Being polite doesn’t cost anything and can have unbelievable advantages.
Everyone likes to receive letters, the downside of that is someone has to write them! Make that someone you. Become a serial letter writer, the more you do, the easier you’ll find it.
When to send a follow up letter? Whenever you do something!
After a job application, whether by application form or by way of CV, each of which will have a covering letter, of course, send a follow up letter, a week or so later.
Express, again, your interest in the job. Add a paragraph relating to some information you’ve just found out about the organisation and show how you have that experience, demonstrate with an example, if you can.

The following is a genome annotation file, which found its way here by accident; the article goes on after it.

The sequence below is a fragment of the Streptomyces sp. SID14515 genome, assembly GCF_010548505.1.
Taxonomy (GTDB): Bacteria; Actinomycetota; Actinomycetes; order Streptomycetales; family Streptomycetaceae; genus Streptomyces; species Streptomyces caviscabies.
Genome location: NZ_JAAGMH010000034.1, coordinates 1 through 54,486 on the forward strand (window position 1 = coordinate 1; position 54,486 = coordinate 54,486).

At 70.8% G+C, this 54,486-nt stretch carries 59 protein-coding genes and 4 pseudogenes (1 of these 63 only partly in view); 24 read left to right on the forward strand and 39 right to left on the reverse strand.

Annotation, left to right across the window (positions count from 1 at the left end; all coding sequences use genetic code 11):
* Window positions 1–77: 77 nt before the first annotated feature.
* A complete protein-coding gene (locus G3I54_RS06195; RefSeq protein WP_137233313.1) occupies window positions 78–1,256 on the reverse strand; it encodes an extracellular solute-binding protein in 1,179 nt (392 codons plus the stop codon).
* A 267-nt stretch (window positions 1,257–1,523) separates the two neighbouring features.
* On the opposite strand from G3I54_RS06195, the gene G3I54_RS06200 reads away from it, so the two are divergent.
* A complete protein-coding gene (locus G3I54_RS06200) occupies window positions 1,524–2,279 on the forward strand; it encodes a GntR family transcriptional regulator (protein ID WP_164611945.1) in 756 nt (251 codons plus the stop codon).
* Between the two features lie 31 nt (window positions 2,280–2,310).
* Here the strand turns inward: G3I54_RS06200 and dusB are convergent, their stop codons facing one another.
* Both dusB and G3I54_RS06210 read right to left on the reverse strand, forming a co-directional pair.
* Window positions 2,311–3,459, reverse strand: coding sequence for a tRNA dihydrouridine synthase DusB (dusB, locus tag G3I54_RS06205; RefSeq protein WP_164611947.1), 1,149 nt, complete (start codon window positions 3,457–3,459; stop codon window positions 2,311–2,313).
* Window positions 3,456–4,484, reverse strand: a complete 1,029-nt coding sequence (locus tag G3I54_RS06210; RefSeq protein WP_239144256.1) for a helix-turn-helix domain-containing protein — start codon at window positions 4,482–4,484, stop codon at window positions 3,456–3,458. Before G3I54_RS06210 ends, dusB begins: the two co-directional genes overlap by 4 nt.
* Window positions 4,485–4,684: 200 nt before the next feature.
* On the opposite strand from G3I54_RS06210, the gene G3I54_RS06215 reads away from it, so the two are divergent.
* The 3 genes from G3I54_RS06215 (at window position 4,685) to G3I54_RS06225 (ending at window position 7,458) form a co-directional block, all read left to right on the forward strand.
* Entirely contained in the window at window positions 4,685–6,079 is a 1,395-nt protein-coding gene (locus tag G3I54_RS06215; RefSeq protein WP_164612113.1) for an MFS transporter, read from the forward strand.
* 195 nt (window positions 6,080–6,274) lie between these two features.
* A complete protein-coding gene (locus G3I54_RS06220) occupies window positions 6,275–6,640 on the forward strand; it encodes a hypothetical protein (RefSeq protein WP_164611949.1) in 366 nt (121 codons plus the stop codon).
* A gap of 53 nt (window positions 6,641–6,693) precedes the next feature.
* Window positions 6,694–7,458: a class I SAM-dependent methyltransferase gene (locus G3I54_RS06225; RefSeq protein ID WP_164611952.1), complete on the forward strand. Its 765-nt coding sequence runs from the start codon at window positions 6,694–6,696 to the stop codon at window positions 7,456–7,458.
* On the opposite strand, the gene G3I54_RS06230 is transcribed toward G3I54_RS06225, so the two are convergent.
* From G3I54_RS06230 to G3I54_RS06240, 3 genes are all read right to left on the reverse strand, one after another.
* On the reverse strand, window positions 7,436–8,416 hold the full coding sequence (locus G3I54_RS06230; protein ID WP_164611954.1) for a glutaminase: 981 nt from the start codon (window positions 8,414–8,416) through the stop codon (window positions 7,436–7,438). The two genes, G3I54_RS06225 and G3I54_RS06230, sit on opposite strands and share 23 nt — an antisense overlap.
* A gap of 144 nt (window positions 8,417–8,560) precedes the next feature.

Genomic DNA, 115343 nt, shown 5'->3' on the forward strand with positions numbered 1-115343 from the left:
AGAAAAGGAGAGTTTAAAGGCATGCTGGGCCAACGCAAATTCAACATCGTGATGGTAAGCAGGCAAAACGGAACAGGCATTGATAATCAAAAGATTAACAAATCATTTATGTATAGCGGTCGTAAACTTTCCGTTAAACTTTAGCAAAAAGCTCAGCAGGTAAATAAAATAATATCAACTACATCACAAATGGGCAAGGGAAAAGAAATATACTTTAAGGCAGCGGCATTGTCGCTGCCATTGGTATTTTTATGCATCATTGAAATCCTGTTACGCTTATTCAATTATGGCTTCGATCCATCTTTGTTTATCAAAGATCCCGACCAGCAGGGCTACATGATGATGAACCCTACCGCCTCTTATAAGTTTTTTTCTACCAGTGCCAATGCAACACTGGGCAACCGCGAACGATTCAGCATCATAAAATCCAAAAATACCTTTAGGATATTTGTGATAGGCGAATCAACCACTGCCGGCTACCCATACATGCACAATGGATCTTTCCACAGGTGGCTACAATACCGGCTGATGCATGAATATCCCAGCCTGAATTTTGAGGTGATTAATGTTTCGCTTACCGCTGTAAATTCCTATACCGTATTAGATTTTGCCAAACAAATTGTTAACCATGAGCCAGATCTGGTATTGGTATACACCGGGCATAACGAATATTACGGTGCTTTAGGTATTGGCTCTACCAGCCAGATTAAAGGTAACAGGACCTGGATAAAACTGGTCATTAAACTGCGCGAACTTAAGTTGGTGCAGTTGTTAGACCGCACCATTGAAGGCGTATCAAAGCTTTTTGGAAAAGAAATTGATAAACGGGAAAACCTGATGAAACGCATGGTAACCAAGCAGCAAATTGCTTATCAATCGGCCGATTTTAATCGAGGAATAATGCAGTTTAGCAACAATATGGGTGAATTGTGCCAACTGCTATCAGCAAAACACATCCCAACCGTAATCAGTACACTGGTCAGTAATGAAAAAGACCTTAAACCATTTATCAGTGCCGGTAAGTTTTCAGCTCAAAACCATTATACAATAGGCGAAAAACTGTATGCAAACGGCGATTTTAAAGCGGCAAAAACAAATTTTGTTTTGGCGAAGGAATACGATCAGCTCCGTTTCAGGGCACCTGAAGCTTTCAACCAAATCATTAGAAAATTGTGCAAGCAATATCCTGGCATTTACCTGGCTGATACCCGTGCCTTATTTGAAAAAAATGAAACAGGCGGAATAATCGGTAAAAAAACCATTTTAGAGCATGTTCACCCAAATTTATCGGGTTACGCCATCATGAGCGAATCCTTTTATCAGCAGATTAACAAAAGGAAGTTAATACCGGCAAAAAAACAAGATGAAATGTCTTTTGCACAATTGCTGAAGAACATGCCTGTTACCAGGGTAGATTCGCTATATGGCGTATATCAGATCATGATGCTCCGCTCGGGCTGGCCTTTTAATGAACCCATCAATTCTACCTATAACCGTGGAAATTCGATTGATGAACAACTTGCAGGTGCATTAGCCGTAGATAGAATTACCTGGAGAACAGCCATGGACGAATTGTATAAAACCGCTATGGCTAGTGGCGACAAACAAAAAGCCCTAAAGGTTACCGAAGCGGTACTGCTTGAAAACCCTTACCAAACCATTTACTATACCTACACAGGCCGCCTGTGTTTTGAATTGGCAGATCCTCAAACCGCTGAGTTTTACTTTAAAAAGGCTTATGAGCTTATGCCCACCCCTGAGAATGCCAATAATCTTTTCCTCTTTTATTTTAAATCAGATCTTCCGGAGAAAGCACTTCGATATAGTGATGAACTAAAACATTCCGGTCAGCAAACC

After an invitation to interview, send a letter to confirm you will attend and you are looking forward to expanding on the detail you sent in the application.
After an interview, of course, the “thank you” letter.
After meeting with a network contact, the “thank you” letter then, later, the update on what you have done as a result of the conversation. This could be a changed CV, or selecting a training course, or telling how a meeting with a recommended contact went.
Do you send these on paper or electronically?
How much impact would you like your message to have?
If you think that an e-mail will be received, read and retained, then use that system.
But there’s really nothing that compares with opening an envelope, feeling a quality piece of paper and reading a message, no matter how simple.